The battle is lost
Corruption, by its nature, fights back, and it does so aggressively.
The construction of an anti-graft war may be detailed and with properly guided objectives, but there will always be resistance coming in equal measure— sometimes greater than the good force.
That is what is happening in Malawi, at present.
The Tonse Alliance government, which came into power on the premise of better governance and zero-tolerance on corruption, is employing tactics that clearly point to a perfect antithesis of their assurances.
There has been no movement to allow the Anti-Corruption Bureau (ACB) and other interested agencies to use evidence discovered by the National Crime Agency (NCA) of the United Kingdom (UK) which investigated corruption allegations against businessperson Zuneth Sattar.
There is general understanding that the evidence, which hooks some Malawi Government officials, would significantly provide a direction towards dismantling what is seen as one of the country’s worse corruption cartels.
You see, as a small and extremely poor country whose resources have been terribly plundered by those we elect to lead us, we were supposed to be happy that the UK’s lead agency against organised and economic crimes, that goes across regional and international borders, had discovered evidence that would help us in fighting corruption.
Truth be told, we do not have the expertise in investigating complex cases. Our investigation agencies’ capacity is always limited.
Strangely, we are reluctant to use the expertise of elite investigation agencies such as the NCA. That is where it clearly shows that authorities’ claims that they are determined to root out corruption in this country are phony.
But that is not a new phenomenon in Malawi.
This other time, in 2017, after the police had miserably failed to make any breakthrough in their investigations into the brutal murder of ACB’s then director of corporate affairs Issah Njauju, Britain offered to help.
Scotland Yard was to come into the country to help extricate what was seen as one of the most complex murder cases that time.
The Malawi Parliament even passed a motion to allow the experts from London to come into the country and do the work.
It turned out that some officers in the government of that time got uncomfortable with the arrangement, obviously because they clearly knew the truth would soon come out.
Those cops from the headquarters of the Metropolitan Police never set foot on Malawi soil.
Njauju’s murder was linked to corruption and the corrupt used their power and prominence to fight investigations that would expose the root of the matter.
That is what is happening now.
An opportunity to start fighting corruption in earnest availed itself. The NCA uncovered information that would take us miles ahead in the battle.
Even the courts ruled that such evidence can be used here, with the available legislations having been complied with.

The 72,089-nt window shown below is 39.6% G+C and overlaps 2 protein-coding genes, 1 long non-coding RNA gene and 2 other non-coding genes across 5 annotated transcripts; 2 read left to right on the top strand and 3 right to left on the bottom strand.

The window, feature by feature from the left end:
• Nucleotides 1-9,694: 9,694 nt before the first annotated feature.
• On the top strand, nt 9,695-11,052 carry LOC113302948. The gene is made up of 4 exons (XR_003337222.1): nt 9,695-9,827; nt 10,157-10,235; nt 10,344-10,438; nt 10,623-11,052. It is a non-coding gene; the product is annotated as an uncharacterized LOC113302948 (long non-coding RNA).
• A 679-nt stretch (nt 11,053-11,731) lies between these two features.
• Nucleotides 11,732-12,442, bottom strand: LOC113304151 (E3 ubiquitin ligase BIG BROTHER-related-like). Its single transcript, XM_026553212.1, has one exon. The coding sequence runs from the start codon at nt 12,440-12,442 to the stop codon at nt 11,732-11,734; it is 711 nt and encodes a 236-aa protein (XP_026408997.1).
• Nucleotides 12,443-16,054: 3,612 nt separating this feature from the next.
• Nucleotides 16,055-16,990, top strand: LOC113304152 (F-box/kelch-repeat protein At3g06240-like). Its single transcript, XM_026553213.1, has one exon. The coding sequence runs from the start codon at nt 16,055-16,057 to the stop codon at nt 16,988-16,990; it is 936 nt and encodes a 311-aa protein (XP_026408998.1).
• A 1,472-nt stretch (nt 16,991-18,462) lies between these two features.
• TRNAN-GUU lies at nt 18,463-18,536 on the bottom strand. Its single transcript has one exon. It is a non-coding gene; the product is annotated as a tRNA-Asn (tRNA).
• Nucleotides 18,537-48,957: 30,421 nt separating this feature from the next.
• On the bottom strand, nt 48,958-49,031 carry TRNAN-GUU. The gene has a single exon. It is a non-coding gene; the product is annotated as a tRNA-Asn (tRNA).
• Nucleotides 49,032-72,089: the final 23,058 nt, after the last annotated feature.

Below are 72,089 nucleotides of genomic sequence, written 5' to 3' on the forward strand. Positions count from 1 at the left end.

It would simply require an agreement between Malawi and the UK that would assist in sharing of information for the cases to roll. Authorities here seem very reluctant to take that path.
Now the attention has drifted from the real issues in fighting corruption to the phone-call recording where ACB Director-General Martha Chizuma made some careless allegations in the course of expressing her frustration with the bottlenecks along her office’s way.
There are no two ways about it. Corruption has always fought back and the ACB boss sufficiently armed the beast with that reckless call that will continue to haunt her as long as she is at ACB and, probably, even beyond.
We should not live under the illusion that the current administration is really interested in rooting out corruption in the public sector.
Its officials, who include Cabinet ministers, have been fingered in several shady dealings and will go to every length to fight those fighting them.
In fact, President Lazarus Chakwera retained Chizuma in her position because of public and donor pressure.
Go back to the statement he made after receiving a report from the ACB on officers implicated in corruption allegations involving Sattar and you will understand that the President actually wanted the ACB boss out of that office.
Even his declaration that those who feel aggrieved by Chizuma’s allegations in the recorded phone call are free to go after her was quite telling.
Was it necessary for the President to make that pronouncement? It is as if he feared his second ‘forgiveness’ of the ACB boss would provide blanket shield for her.
Now, Chizuma is back in court.
She is facing criminal charges in relation to the phone conversation.
The charges will continue weighing down on her and the bigger battle of fighting corruption has technically been significantly lost.
It is clear that the police are not really interested in pursuing the case of the man who recorded that phone call.
And Chizuma herself has outlandishly refused to let the man she had the conversation with also face the law as she goes through her traumatising episodes.
So, a year after that irrational and unfortunate phone call, we keep on going in circles as if we are all out of our minds.
Alick Ponje is a features writer at The Times Group. He graduated from the University of Malawi with a bachelor’s degree in education, majoring in literature in English. Follow him on Twitter @aponje